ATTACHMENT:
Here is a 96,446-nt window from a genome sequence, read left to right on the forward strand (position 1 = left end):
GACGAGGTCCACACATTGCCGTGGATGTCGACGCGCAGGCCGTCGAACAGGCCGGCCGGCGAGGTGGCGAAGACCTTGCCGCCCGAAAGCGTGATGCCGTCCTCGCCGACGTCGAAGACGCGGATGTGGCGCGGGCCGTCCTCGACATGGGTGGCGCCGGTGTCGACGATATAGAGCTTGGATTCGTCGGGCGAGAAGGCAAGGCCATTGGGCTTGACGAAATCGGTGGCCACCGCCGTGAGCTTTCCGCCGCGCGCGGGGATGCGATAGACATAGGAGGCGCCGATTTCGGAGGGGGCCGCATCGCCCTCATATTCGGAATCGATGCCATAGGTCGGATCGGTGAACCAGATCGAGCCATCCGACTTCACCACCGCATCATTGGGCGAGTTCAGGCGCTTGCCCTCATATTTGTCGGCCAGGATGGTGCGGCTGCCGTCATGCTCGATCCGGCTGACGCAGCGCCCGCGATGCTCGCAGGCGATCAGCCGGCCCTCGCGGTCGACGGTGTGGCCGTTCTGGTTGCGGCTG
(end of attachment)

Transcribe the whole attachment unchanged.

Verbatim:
Here is a 96,446-nt window from a genome sequence, read left to right on the forward strand (position 1 = left end):
GACGAGGTCCACACATTGCCGTGGATGTCGACGCGCAGGCCGTCGAACAGGCCGGCCGGCGAGGTGGCGAAGACCTTGCCGCCCGAAAGCGTGATGCCGTCCTCGCCGACGTCGAAGACGCGGATGTGGCGCGGGCCGTCCTCGACATGGGTGGCGCCGGTGTCGACGATATAGAGCTTGGATTCGTCGGGCGAGAAGGCAAGGCCATTGGGCTTGACGAAATCGGTGGCCACCGCCGTGAGCTTTCCGCCGCGCGCGGGGATGCGATAGACATAGGAGGCGCCGATTTCGGAGGGGGCCGCATCGCCCTCATATTCGGAATCGATGCCATAGGTCGGATCGGTGAACCAGATCGAGCCATCCGACTTCACCACCGCATCATTGGGCGAGTTCAGGCGCTTGCCCTCATATTTGTCGGCCAGGATGGTGCGGCTGCCGTCATGCTCGATCCGGCTGACGCAGCGCCCGCGATGCTCGCAGGCGATCAGCCGGCCCTCGCGGTCGACGGTGTGGCCGTTCTGGTTGCGGCTG